SALT LAKE CITY — Two candidates for Utah attorney general expressed contrasting views Tuesday on so-called message lawsuits aimed at the federal government or other entities.
Democrat Dee Smith and Republican John Swallow haven't uttered a bad word about each other during their campaigns, and that continued during a debate sponsored by the Salt Lake Rotary Club. But that doesn't mean they don't have differences of opinion.
One thing Smith said he wouldn't do as attorney general is file what he sees as frivolous lawsuits, specifically taking aim at Attorney General Mark Shurtleff's effort to break up college football's Bowl Championship Series.
"I hate the BCS as much as anybody, but we're not going to waste time and resources on those types of lawsuits," said Smith, the Weber County attorney.
Shurtleff has been conducting an antitrust investigation into the BCS to determine whether it illegally deprives universities an equal chance to compete for championships and share in revenues. He has threatened to sue the system for nearly two years.
Swallow, Shurtleff's chief deputy, neither defended nor denounced that effort but said he's "not going to be filing lawsuits that have zero chance of moving the public needle."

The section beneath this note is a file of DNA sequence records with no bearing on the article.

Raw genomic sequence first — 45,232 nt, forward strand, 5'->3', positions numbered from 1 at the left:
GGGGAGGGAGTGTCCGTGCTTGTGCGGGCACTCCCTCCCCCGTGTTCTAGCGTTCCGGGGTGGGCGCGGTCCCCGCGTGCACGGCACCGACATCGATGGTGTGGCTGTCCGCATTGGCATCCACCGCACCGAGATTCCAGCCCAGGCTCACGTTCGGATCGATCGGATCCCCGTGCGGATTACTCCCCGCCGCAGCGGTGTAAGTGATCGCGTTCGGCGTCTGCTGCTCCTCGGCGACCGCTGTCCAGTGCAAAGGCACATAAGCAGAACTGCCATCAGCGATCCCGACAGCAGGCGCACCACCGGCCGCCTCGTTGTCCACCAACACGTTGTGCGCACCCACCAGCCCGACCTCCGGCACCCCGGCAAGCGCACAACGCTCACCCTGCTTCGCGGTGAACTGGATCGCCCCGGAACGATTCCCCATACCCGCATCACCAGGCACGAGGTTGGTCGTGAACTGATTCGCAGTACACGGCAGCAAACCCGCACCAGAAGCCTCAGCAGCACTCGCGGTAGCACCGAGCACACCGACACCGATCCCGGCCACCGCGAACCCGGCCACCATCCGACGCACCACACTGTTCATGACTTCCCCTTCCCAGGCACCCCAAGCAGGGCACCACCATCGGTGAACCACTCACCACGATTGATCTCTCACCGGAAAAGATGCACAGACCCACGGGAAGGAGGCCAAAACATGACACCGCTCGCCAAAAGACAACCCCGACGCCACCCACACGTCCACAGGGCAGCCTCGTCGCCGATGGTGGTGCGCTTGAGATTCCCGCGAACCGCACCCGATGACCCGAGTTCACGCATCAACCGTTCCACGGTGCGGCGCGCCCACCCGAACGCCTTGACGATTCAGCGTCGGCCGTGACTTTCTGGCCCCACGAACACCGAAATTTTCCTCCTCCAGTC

And, he said, that goes for any lawsuit Utah might consider in its fight to take control of federal lands in the state.
Still, Swallow said he's a proponent of taking on the federal government over public lands. He said Utah needs the ability to develop its natural resources to create jobs and bring more tax revenue to public schools.
I hate the BCS as much as anybody, but we're not going to waste time and resources on those types of lawsuits.
–Dee Smith, Weber County attorney
Smith said Utah gave up rights to those lands at statehood. Legislative attorneys, he said, have told lawmakers that the attempt to wrest them from the federal government would be found unconstitutional.
"We're not going to win," he said.
Swallow also defended Utah's role in the lawsuit challenging the Affordable Care Act commonly called Obamacare.
"Lots of great things came out of that," he said.
The outcome preserved the commerce clause in the U.S. Constitution by not requiring people to buy health insurance, he said. It also allowed states to decide whether to expand Medicaid.
Smith disagreed that Utah had much to do with the outcome and that the money the state spent could have been used better elsewhere.
The candidates also had different views on payday loans.
Swallow said people have the right to obtain credit wherever it makes sense to them. The state, he said, regulated payday lenders and said they can only earn interest on a loan for 10 weeks.
Smith said lenders aren't regulated enough. They prey on vulnerable people who can never get out from under the debt and the state needs to do more to protect them, he said.